Day #53: Roads or Trails?
Gonna get contentious here.
What do you like better – Roads or Trails?
Let’s break this down. I have spent the vast vast majority of my time training and racing over the years on the roads. Where I grew up – in the suburbs of Washington, DC – I simply couldn’t find dirt to run on consistently. In fact, as the years passed, and I grew more and more interested in the soft landings and enjoyable terrain of the trails, I could only find short stretches of power-line trails to suffice.
And so I loved the roads. Out of necessity, maybe. I grew to long to cruise the curb-lined neighborhood avenues near my house, cornering like a lanky race-car the tangents of my streets. I knew all of my splits and time-checks at every cross-street, and I knew the seasons’ changing aromas, lights, colors… Late at night, I loved to race atop the double-yellow lines, feeling the un-bevelled even-ness at the center of the street. And I knew well the camber on the left edge of every road – how I came to Coach Wyatt complaining of left foot pain – and he knowingly counseled me to run out on the left and come back on the right – so that the engineered slant of the pavement would balance out.
I also came to crave the hard rebound of the asphalt. Seems crazy, but the speed at which you could lift and strike and lift – and cruise down the solid surfaces – became for me akin to the love of the feel and smell of the tartan track.
On race-days, the roads were luxurious for this very same reason. They were fast – especially for those who loved to race. There was no sandy give, no wasted effort. It was all efficiency – every bit of effort pushed down on the asphalt got its fullest return.
And then there were the falls and collisions. They are much more rare on the roads than on their earthy cousins. After all, the streets are clean and smooth and made for the repetitive, unconscious, monotonous tap-tap-tap-tap of the distance runner. In some ways, I know that roads were truly created for us harriers… But when you did go down – the unfortunate byproduct of a tangle of racers legs, clipped from behind by a sloppy, maybe even a cruel, runner… you went down hard and paid for all of those clean runs for season upon season. The road, you see, does not forgive – and it eventually strikes and wreaks its damage on your muscles, tendons and, sometimes, on your bones.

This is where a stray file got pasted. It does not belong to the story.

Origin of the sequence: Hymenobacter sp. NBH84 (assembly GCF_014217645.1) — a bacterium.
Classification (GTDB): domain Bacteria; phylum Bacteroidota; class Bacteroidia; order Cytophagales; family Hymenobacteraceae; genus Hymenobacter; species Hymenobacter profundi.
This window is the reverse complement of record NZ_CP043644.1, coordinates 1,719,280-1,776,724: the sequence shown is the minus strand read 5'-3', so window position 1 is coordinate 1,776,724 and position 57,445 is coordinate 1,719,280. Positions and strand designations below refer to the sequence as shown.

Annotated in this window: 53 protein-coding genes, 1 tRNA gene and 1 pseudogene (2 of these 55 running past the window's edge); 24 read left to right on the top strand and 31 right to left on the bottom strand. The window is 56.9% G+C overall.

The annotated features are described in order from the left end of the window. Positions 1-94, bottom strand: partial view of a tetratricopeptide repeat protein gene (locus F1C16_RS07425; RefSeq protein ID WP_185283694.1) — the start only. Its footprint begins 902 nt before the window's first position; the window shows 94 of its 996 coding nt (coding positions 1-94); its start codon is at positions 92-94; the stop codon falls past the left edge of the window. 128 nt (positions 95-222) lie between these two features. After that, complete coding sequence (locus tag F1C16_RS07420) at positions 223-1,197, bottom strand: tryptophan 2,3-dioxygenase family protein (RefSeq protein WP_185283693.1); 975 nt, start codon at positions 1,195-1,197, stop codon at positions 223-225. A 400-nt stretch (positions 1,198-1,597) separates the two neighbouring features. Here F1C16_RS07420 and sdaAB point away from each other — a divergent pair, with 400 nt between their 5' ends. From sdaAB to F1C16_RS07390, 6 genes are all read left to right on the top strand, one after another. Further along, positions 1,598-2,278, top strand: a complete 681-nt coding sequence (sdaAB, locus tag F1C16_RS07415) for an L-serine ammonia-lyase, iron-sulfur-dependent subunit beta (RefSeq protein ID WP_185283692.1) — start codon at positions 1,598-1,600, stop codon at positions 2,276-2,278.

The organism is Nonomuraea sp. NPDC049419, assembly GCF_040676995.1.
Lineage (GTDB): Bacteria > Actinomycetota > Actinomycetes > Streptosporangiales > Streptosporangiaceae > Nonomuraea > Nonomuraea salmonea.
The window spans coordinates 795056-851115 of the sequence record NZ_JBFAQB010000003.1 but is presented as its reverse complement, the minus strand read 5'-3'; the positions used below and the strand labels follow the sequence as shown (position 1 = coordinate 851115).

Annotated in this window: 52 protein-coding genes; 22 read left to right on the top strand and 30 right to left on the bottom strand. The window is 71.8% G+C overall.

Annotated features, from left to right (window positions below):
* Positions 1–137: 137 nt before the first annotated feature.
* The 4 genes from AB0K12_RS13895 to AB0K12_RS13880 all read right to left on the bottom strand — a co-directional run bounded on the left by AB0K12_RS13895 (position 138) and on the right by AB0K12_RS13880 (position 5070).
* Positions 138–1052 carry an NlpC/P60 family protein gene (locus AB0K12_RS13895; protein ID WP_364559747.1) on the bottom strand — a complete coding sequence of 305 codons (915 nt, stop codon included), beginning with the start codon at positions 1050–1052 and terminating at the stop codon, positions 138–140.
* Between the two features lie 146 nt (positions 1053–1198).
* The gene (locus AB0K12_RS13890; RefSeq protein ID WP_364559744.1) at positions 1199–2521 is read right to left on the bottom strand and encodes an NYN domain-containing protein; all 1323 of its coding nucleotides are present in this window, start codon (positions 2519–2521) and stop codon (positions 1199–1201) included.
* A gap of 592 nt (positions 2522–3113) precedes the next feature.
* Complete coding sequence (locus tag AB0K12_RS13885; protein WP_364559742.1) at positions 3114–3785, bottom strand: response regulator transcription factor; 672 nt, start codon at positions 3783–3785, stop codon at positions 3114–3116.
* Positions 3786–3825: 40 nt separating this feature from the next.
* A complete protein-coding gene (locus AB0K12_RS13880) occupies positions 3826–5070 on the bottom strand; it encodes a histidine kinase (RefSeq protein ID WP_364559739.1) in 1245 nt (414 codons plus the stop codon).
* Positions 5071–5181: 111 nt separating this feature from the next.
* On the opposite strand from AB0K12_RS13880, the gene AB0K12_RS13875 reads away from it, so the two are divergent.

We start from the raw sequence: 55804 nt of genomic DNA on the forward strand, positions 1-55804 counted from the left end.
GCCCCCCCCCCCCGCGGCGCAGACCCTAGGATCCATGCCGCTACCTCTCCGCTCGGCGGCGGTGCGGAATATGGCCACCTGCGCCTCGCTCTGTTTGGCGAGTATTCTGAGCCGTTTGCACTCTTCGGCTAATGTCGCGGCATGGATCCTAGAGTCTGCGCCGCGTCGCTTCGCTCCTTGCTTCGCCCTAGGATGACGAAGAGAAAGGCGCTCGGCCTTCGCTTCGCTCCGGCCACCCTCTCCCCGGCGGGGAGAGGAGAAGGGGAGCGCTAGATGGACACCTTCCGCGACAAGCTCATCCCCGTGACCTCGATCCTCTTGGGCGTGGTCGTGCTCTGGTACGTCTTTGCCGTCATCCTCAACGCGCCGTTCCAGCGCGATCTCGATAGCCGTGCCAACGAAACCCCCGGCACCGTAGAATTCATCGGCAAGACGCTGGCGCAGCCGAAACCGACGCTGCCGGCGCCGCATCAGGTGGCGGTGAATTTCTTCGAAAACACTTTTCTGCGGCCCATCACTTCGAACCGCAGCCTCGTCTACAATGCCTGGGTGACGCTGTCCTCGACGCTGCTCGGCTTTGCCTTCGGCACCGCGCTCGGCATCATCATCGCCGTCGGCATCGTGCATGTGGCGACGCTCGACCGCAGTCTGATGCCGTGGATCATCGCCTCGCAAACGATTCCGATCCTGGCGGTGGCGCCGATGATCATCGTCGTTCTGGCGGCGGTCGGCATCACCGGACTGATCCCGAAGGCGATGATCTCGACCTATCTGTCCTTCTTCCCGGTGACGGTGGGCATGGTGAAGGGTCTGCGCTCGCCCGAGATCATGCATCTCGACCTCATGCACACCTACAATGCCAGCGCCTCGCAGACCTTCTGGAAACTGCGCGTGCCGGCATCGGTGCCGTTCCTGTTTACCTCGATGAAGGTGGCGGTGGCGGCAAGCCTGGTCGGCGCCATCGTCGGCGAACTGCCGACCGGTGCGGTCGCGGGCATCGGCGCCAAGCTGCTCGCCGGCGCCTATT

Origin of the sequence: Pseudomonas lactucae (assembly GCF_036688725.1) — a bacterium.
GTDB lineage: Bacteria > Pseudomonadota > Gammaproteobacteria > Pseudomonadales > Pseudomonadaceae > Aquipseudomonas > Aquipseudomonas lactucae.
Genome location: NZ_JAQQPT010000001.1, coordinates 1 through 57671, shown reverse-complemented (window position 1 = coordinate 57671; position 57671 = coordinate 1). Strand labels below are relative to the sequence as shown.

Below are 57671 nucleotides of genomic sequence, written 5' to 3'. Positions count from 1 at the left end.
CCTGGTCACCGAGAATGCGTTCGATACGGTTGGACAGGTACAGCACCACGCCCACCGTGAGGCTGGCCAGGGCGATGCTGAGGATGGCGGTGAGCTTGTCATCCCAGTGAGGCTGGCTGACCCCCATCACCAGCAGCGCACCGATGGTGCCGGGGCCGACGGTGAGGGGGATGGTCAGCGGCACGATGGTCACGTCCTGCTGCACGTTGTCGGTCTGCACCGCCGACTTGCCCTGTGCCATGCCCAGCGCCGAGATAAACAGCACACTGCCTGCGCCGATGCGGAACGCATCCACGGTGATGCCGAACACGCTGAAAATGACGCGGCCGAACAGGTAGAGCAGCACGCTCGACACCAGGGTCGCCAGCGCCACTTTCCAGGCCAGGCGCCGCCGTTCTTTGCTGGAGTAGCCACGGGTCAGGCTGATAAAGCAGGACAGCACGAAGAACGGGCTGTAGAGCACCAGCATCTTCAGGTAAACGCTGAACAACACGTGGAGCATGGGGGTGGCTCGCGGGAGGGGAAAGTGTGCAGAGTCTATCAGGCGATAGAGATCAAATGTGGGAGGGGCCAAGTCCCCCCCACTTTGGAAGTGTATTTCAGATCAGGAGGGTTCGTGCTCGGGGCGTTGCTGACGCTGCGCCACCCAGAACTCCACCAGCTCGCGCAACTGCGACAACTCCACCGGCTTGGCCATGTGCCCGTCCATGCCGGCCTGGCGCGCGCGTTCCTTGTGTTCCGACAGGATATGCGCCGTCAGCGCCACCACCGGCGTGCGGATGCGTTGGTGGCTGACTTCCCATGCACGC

And then I competed in my first trail race. I was bitten forever. The undulations, the random ups and downs, the wondrous, soft earth which embraces each step and gives to each next step. The switchbacks, the vistas – changing now not every season but every run, captured me.
I no longer long for pavement. In fact, I drive a half a mile of asphalt to get to my beloved trails – the ones I can see from my desk as I write this blog daily… Now, I avoid the roads like I do the treadmill – and the roads are truly a love only of necessity: the object of my gratitude when I am in need of their help.
Given the choice today, I always run the trails. Trails lack the formal names of streets – streets with their metal signs. My trails are marked in more ethereal ways – by reputation, by wooden signs or, best, by the well-trodden paths themselves. The trails are their own markers.
I love to run on trails for the sheer beauty of them. The way that Bishop’s Peak rises suddenly from the valley as I round the back side of Madonna – known to mountain bikers as ‘the Rock Garden.’ My trail courses in S-turns down to a dried-out creek, through a cattle fence and up a steep knoll – unless you want to take a more round-about curve to the right. And I choose daily which way to go.
After a fair amount of trail-running, though, you are bound to crash and burn eventually. These one-man pileups are nothing compared to their biking equivalent – or even to the raspberry awarded to a fallen road-runner; they are more the stuff of “if a runner fell in the wilderness…” embarrassment. I took such a fall recently. Somehow, my concentration faltered as I ran a trail I truly can see across the lake from where I sit. One of my favorite trails, it rests at the base of a broad sweep of small mountain which rises before Madonna. Just where the trail dips into another dry stream-bed, I caught my right foot on a rock and fell into that divot. Futilely, I reached out my iPhone clutching hand to break my fall – and only shattered a bit more its recently defaced front glass. Bracing with my other hand, I took a lot of weight on my poor left pinkie. “Ugh!!” – and a couple other words:) I cried helplessly. No one was within 500 meters of me; no one noticed as I picked myself up, dusted off, squeezed my unbroken little finger into the ball of a fist and continued on. And maybe, just maybe, that is the reason I love the trails most of all these days. They are all mine.
image credit: solodialogue